Those officers were represented in popular assemblies, they participated in unions, they opposed the colonization that they were asked to lead...Of course, the key is that there was a revolution in Portugal--and when the revolution ceased to be, all of those things ceased to be, too. Because those are developments that can only happen in revolution.

We are still in revolution in Venezuela. But the counterrevolution is coming in full force, too.

REGIONALLY, VENEZUELA leads the Bolivarian Alliance for the Peoples of Our America (ALBA, by its initials in Spanish), a political and economic bloc of 10 Latin American countries. But it is also a part of the Mercosur trade bloc dominated by Brazil and the Petrocaribe oil alliance of Caribbean countries. How does Venezuela reconcile its participation in economic and political formations with such clearly different agendas?

IN THE case of ALBA, tht project is different from the others...It's based on cooperation--on exchanges between countries not based on the accumulation of capital, but on a relationship of solidarity.

The issue is that the countries that participate in ALBA have less developed economies than Venezuela. In Mercosur, it's different--that is based on a capitalist conception. Mercosur was even discussing a free trade agreement with Israel...

We fought against participation in the FTAA [Free Trade Area of the Americas] with Chávez, and we won. But hey, what's the difference? We left one imperialist project to enter another one...It's very similar to talk about the FTAA and a free trade agreement with the European Union, for example.

For Venezuela, it was convenient to develop relationships with other Latin American countries, even if these relationships are based on a capitalist logic. But that is the reality--we can't be isolated from the world...We can be for a social revolution in these countries, but meanwhile, we need to have trade, and if trade with these countries is more favorable for Venezuela than with others, we need to take advantage of those.

But Chávez also ended up saying that we were entering Mercosur with the intention to changing its essence--maybe even getting closer to the ideal of transforming it into a means of economic exchange based on collaboration, with the goal of the liberation of Latin America.

HOW DO you view Venezuela's relationship with countries such as China, Russia, etc.?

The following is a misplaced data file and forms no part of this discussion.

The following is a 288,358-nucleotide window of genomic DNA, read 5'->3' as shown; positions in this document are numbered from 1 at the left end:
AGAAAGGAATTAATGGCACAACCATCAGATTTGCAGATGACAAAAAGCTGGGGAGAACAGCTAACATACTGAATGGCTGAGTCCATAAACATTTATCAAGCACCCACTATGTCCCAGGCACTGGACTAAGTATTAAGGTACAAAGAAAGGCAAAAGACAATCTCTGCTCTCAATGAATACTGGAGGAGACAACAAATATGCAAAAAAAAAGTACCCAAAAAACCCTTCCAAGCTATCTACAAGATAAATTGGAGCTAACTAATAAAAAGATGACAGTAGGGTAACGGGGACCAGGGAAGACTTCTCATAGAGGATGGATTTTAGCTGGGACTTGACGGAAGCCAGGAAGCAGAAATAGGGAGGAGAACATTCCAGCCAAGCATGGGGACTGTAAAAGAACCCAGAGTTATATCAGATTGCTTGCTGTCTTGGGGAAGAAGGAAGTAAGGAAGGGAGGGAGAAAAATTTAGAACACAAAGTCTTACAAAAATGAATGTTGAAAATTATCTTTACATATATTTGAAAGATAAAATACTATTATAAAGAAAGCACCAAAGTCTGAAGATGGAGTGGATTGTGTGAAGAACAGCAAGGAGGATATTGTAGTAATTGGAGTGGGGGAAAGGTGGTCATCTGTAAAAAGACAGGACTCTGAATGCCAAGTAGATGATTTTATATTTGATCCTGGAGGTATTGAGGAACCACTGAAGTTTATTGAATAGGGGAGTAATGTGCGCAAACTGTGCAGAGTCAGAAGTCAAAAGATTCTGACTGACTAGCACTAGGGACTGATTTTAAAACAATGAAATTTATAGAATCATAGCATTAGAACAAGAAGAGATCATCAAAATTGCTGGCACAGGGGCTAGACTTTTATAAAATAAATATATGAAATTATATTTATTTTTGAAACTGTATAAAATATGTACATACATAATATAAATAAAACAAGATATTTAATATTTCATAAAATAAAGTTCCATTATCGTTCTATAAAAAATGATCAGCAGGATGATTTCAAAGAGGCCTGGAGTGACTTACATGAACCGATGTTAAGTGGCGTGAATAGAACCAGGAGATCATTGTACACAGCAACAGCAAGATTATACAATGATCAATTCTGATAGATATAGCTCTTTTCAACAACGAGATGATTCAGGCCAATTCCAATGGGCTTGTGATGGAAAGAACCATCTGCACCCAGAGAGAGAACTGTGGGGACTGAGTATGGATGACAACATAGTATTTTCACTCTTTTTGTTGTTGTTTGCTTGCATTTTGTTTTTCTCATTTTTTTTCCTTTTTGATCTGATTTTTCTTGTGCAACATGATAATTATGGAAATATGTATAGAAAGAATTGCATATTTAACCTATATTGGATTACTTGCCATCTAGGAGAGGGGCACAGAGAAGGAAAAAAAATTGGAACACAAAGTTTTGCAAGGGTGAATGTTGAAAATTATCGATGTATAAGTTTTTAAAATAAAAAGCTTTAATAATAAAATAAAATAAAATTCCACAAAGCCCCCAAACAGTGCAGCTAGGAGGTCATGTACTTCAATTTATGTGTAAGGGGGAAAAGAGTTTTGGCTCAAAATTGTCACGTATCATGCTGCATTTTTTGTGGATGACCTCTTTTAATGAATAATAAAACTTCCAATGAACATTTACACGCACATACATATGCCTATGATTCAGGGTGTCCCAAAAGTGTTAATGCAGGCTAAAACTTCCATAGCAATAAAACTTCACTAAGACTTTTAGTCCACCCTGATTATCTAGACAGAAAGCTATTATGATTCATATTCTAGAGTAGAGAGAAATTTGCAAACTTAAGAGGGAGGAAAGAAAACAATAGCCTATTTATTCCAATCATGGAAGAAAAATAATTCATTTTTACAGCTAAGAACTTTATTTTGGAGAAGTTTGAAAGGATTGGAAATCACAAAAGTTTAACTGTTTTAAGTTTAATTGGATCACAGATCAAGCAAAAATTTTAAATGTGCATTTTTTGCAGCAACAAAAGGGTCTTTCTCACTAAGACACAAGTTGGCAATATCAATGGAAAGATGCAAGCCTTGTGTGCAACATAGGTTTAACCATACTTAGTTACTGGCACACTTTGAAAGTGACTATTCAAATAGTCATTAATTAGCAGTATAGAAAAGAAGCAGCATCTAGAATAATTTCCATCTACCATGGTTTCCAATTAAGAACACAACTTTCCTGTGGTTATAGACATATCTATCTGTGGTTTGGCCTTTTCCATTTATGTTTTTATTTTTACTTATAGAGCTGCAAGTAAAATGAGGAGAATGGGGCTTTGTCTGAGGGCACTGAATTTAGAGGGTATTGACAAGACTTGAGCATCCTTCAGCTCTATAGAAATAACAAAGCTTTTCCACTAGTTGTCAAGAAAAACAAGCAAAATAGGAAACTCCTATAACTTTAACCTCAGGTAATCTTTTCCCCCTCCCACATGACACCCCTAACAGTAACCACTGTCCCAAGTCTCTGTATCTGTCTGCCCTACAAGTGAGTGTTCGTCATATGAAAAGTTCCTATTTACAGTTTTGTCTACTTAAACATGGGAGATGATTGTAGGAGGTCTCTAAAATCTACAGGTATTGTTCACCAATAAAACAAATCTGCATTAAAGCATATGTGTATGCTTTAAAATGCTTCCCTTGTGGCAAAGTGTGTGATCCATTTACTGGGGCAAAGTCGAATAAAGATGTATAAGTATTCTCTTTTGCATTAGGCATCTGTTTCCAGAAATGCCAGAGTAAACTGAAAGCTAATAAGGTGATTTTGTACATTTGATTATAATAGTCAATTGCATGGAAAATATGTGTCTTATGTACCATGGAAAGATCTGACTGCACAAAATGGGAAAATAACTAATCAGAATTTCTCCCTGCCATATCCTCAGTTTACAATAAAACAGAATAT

AT THE beginning, most of us saw these as something favorable and necessary. It was seen as part of a politics of multipolarity--that is, looking to reduce the dependence on American imperialism through making more political and economic connections with other nations. This allowed for Venezuela and other countries in Latin America to experiment more freely.

But of course, this is only true to a certain point. As China continues to aspire to be the first economic world power, strengthens its capitalist system and allows for transnationals to makes it so that the economic exchanges with China are also based on a capitalist logic.

IN WHAT ways has the Bolivarian revolution challenged capitalism in Venezuela?

THE BOLIVARIAN revolution has been challenging capitalism from the very beginning. It's done it in different ways. One was take back control of the state oil company and then redistribute those resources among the population in a fair way. That is a challenge to capitalism since the economy here is a rentier economy.

Capitalism in Venezuela is not very productive--it's based more on commerce and oil production. The private sector here generates only 3 percent of the country's currency reserves--the rest is mostly the oil industry. So capitalists get a lot of the profit while being very unproductive in Venezuela.

In this sense, then, taking control of the oil industry was already a big step for the fight against capitalism. But such steps can go forward or they can go backwards. We need to keep this control and solidify it. As of right now, this conquest is not moving forward, but quite the opposite...we're losing control of the oil.